Roman Rofalski Trio
Roman Rofalski is a brilliant, versatile and thoughtful pianist. His new album Sonar surprises, teases, soothes and inspires. The trio: Roman Rofalski on piano, Johannes Felscher on double bass and Ruben Steijn on drums, complement each other with subtle skill and sensitivity.
“I’m from Stadthagen, a small town near Hanover,“ explains Roman, who composed the music for the new album, released by BERTHOLD records. “My parents are both teachers who have never been professional musicians but who have always been interested in music. When I was ten years old, they gave me the choice of learning guitar or piano. I decided on the latter, as my father strummed a few chords as a hobby, and I wanted naturally to be different.”
Roman as a teenager played rock music, produced techno and wanted really to be a star in these musical genres. Highly talented, he went on to study classical piano at the Hanover University for Music, Drama & Media. “At that time, as was often the case, I studied classical piano but listened to jazz music. Bill Evans was my great idol. Now, as I work more in the field of improvised music, I hear a lot of classical pieces.” An accomplished classical concert pianist by his mid-twenties, he later took his jazz masters in New York. As Roman explains: “I had a bit of a crisis with classical piano playing. As a concert pianist you have to be one hundred percent behind any music you interpret. In the search for a musical form of expression you have to include your own background. My roots lie with Shostakovich, Schubert and Beethoven, but also with Herbie Hancock, Foo Fighters and Electronic Dance Music. From there it is a long process that is still going on in my own music and that is still something special. This is not the usual path for a jazz musician. I search for new challenges and am ever curious in incorporating the different styles.”
Roman Rofalski gives free reign to his musical language in his new album, integrating abstract rhythmic and harmonic ideas from contemporary classical music with jazz.
Solaris is based on the book by Stanislaw Lem and reflects the ocean of plasma that the writer describes in its different forms and colours.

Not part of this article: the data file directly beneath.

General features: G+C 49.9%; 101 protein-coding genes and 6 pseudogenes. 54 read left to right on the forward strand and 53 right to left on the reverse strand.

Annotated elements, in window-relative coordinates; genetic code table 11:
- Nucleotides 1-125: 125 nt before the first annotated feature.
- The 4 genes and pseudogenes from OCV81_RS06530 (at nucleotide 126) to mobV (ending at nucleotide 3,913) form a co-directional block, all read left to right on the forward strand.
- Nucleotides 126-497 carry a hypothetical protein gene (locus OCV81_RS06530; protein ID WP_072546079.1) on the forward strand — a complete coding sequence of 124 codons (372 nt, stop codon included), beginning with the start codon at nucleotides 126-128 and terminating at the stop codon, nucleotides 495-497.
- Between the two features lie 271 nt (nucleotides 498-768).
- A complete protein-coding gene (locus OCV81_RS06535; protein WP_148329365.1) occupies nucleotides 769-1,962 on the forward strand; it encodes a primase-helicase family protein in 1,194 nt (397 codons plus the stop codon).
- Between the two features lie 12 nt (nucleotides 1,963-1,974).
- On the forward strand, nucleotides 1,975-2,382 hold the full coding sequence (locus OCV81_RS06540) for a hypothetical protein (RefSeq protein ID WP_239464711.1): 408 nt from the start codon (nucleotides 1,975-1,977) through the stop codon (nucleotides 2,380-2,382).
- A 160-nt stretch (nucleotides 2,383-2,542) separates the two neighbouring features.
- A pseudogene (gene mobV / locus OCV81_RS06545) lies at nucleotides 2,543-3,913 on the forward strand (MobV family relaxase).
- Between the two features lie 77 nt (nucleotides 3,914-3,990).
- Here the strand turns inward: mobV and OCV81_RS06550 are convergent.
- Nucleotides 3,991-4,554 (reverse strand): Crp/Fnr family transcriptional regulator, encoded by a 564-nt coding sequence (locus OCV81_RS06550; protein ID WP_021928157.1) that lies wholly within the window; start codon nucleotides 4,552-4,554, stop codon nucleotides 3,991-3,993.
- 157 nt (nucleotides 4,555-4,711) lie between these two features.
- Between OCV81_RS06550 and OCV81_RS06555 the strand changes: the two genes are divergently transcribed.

Sonar the title track, complex in style is, “A song based on a constructed scale. This results in abstract melodies and harmonies, which, nevertheless form a rolling unity.”
Bosporus is a remodelled piece dedicated to the German/Turkish electric bass player Achim Seifert and his conflicts with the Turkish president Erdogan. “When the political tension with Turkey increased, I got the piece out again, and made it sharper and rhythmically more intricate.”
Proko Trance is inspired by a motif taken from a Prokofiev piano concerto. “I mostly take small motifs, harmonic or rhythmic cells from the original and use them as a basis to develop and transform them into my notion of a song structure.”
Garspacho is based on an idea from Ravel’s Gaspard de la nuit.“It comes from my past as a concert pianist, an incredible piece. Technically demanding. I’ve practised it so much in my life that I thought, I have to build grooves out of this piece. The ideas that Ravel had are still very fresh. His harmony has decisively influenced jazz pianists of recent decades. I’ve tried to bring it into a loop-like repetitive form.”
These pieces, as Roman explains, combine improvisation with careful structure: “A very large proportion of my music is composed. Nevertheless I play with Johannes and Ruben because I appreciate their personalities and what they have to offer – musically. That is why I try to create a composition that works in itself, but provides enough space for the guys, just as if we’re having a conversation.”
The overall feel of the album is impetuous yet thoughtful. Roman ponders on the style:
“The American way of playing jazz is very uncompromising and a bit relentless, with an intensity and aggression, which has always impressed me. On the other hand, I need people who play music in my way and who are rooted in European music. I want to do something new, but nonetheless want to entertain and not frighten the audience. I write songs that have groove and closed structures and melodies. These, however, incorporate compositional tools from classical music, abstract harmony and ideas from New Music. Johannes calls it – accessible avant-garde. I believe that we play music that my mother can listen to. She finds my music great and is challenged. She realizes that things are different than what you are used to, but not as different as you think.”
Roman, who teaches at the Rostock College of Music, has performed at the Leverkusener Jazztage, Saxophon Festival Seligenstadt and the Jazzralley Düsseldorf amongst many other prestigious venues.
He is a member of the “ohton-ensemble for contemporary music” and has just returned from an extensive solo-tour for Schimmel Pianos in China.